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Warranty Information

Our Skyrich brand Batteries come with a 9 month replacement warranty against manufacturer defects and may require the customer to return the defective battery at their expense for failure analysis. If a returned battery shows signs of physical damage, misuse, or overcharging the warranty will be void. In rare cases, such as multiple failures, all warranty obligations may be fulfilled by issuing a pro-rated cash return based on the number of months remaining in warranty from the original date of purchase. This will be done ONLY at the discretion of and is not considered a 'normal' function of warranty.

Batteries less than 30 days old will be replaced at no charge. For batteries over 30 days, the customer must pay for the shipping of the new replacement battery. We will always work with the customer to avoid shipping charges whenever possible, which may require simple testing to be conducted by the customer at their location. The following test may be required in order to proceed with any warranty claims.

One of the facts of life is that batteries fail. Some take years, but eventually they will all bite the dust. However, there are so many factors in electrical systems that can go wrong, that often times the battery takes the blame for other component's problems. The easiest and fastest thing to check for problems is the battery. Here is a simple test that can tell you a lot about what is going on inside a battery, and whether it is good or not. This is not meant to test anything other than the battery, but it is a great place to start if you are having electrical problems.

The first thing to do is to get a pen, a notebook, a voltmeter, and a charger. For this test we will asume that the batteries in question are 12v.

Step # 1

Disconnect the battery from the system, remove cables and connectors, and clean off the terminals. Take a voltage reading for reference and make sure to write it down.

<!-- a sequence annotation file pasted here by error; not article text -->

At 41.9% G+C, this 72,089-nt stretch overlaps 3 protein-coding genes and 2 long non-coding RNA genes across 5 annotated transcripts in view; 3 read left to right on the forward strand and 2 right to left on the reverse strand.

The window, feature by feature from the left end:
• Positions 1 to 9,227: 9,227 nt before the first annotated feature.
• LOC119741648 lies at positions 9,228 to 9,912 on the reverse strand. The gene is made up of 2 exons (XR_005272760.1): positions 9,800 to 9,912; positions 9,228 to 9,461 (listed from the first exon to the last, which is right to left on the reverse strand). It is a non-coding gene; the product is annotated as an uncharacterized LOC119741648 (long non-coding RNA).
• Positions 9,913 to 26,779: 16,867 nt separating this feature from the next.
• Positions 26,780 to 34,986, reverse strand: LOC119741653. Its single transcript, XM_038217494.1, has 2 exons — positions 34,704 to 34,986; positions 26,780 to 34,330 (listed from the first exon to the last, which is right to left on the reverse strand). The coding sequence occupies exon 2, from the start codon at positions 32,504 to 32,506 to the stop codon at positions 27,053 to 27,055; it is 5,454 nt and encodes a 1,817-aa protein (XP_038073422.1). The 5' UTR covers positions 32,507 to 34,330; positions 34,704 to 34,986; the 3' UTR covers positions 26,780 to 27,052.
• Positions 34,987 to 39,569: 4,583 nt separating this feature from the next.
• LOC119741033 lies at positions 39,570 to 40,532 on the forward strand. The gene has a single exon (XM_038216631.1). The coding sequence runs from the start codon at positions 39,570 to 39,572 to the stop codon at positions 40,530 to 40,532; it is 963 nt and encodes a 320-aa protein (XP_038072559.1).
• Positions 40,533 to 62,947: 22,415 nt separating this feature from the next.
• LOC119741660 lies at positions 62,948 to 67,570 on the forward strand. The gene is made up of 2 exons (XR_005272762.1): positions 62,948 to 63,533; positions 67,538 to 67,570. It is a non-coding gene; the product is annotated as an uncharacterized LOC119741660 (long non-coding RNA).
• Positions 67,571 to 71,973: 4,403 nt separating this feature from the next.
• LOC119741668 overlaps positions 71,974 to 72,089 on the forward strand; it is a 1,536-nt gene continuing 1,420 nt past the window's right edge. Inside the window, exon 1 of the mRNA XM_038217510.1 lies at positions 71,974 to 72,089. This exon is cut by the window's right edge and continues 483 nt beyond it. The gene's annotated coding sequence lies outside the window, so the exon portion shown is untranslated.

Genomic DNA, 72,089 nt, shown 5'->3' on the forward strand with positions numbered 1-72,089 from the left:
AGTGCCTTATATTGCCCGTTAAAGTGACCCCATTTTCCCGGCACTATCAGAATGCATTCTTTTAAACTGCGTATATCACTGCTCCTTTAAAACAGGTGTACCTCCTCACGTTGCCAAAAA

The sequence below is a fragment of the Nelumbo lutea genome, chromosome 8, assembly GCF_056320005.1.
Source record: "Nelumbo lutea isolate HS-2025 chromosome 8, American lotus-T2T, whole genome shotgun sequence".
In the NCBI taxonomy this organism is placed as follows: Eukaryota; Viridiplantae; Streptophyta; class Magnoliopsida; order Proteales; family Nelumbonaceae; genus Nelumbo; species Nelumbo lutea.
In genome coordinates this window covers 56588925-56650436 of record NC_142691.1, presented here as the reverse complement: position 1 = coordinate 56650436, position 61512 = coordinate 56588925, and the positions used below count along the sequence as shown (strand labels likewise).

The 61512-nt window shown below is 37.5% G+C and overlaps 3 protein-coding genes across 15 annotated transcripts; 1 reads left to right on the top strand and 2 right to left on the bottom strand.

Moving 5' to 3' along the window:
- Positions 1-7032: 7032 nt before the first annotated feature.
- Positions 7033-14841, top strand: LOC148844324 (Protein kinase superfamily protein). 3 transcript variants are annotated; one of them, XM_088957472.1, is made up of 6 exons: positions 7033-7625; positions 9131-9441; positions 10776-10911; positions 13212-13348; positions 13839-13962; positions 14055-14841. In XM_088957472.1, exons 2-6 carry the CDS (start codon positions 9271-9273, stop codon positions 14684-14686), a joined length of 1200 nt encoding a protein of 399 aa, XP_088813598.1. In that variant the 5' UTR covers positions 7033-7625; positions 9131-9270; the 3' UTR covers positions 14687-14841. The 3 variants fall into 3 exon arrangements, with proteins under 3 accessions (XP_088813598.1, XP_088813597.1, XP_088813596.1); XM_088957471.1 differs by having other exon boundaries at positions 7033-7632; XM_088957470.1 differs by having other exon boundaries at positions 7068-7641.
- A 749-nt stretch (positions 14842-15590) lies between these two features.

Step # 2

Try to charge the battery with the 12 volt charger. Hook it up to the charger and let it charge for a full cycle.

Note: If you are using a smart or automatic charger and your Step # 1 voltage reading is below about 6.5 volts, then you will need to hook up the battery in parallel with another battery in order to charge it. You can do this with any other 12 volt battery, including a car battery, using jumper cables, but DO NOT start the engine of the car if you are using one. You don't need the charger complete its full cycle hooked up to the battery in testing, just give it enough time to add some voltage, usually 10-20 minutes. Then disconnect the second battery, and let the charger charge the battery in question

Step # 3

After the charger indicates that the battery is fully charged, or if it has charged for more than 8 hours, disconnect the charger from the battery. Let it sit for 30 minutes and then take another voltage reading.

Step # 4

Let the battery sit for 12 hours with no load, DO NOT load test at this time. After the 12 hours take another volt reading. You should be recording the results of each of these readings as you go.

Step # 5

Hook the battery back up to the bike, or RV, or whatever you took it out of. If you are testing a starting battery, hold the volt meter on the battery while you attempt to start the motor. Record what the voltage drops to. If you are testing a RV battery, turn on as many electrical devices as you can while the voltmeter is on the battery.